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What We’re Reading: Summer Preview Round-Up

2014 May 29
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What We're ReadingWith summer waving its lilac blossoms and punchy-green budding branches at us, we’re getting ready for a summer of reading. The local Minnesota presses have enough to offer without me even needing to look further; but please, add to this list. If you have a book you’re looking forward to, tell us about it! To start this off, here’s a list of books I’m excited to read by the side of a lake, on the sun porch, or while enjoying a brewski.

the wish bookThe Wish Book by Alex Lemon (Poetry, Milkweed Editions)

I was floored by Lemon’s poetry collection Fancy Beasts, so can’t wait to dig into this romp of a book. If the cover art is indicative at all of the interior, this is going to be an absolute pleasure of the senses, and will be rife with his pop culture observations and striking approach.


The Search by Geoff Dyer (Novel, Graywolf Press)

You may have noticed my recent obsession with excellent literary crime fiction, which is why it’s no surprise that The Search has been added to my list. Publisher’s Weekly described the book as “A take on the detective / noir genre in the vein of Auster, Calvino, and Borges. . . . Dyer creates a series of puzzles, which are sure to send some back for a second read”. A fan of Calvino, I’m looking forward to getting lost in Dyer’s puzzling display of mystery and storytelling.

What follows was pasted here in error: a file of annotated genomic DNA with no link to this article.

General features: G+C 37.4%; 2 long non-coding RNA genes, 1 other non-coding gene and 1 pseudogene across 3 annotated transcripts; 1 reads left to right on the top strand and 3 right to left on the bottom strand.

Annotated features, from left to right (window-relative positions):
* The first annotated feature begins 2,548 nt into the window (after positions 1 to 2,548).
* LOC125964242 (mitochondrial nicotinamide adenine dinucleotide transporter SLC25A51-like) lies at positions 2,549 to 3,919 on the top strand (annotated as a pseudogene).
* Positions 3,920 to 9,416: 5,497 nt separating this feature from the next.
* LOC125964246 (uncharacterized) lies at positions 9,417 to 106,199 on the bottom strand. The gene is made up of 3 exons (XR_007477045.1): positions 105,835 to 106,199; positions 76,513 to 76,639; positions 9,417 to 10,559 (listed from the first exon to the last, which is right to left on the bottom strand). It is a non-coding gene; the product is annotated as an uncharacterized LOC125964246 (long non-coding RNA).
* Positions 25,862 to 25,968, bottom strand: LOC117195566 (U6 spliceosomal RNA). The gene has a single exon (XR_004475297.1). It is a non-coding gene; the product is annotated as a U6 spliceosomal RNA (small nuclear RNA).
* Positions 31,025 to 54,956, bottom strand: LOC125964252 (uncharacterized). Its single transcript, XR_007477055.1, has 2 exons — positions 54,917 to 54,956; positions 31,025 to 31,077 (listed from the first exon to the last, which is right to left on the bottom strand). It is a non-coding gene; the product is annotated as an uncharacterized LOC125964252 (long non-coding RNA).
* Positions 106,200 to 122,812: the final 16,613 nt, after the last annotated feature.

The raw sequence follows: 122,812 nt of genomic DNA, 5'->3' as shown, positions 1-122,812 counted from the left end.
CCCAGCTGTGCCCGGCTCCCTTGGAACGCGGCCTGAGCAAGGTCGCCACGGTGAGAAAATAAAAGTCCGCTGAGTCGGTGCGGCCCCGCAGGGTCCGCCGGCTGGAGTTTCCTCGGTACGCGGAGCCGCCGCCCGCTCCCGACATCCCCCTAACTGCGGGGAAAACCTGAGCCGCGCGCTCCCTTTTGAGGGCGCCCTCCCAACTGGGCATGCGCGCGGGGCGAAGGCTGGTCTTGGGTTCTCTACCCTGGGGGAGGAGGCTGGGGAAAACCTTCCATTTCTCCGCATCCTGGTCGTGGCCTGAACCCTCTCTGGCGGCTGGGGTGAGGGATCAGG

faces in the crowdFaces in the Crowd by Valeria Luiselli (Novel, Coffee House Press)

Layered novels captivate me with their patient story arches, the weaving of characters and time. I expect Faces in the Crowd to be no different. With three narrators struggling with voices and memories of the past, I’m excited to see how Luiselli brings their individual voices together for the overarching thread.


Thirty Rooms to Hide In by Luke Longstreet Sullivan (Memoir, U of M Press)

Six sons of a prominent Mayo Clinic surgeon watch their father go insane and turn to abuse in this dramatic family history. Families and their inner factions fascinate me, and hearing Sullivan’s account of his childhood is sure to capture my attention.

What are you looking forward to reading? Are you trying to catch up on things you’ve started, or are you ready to start something new?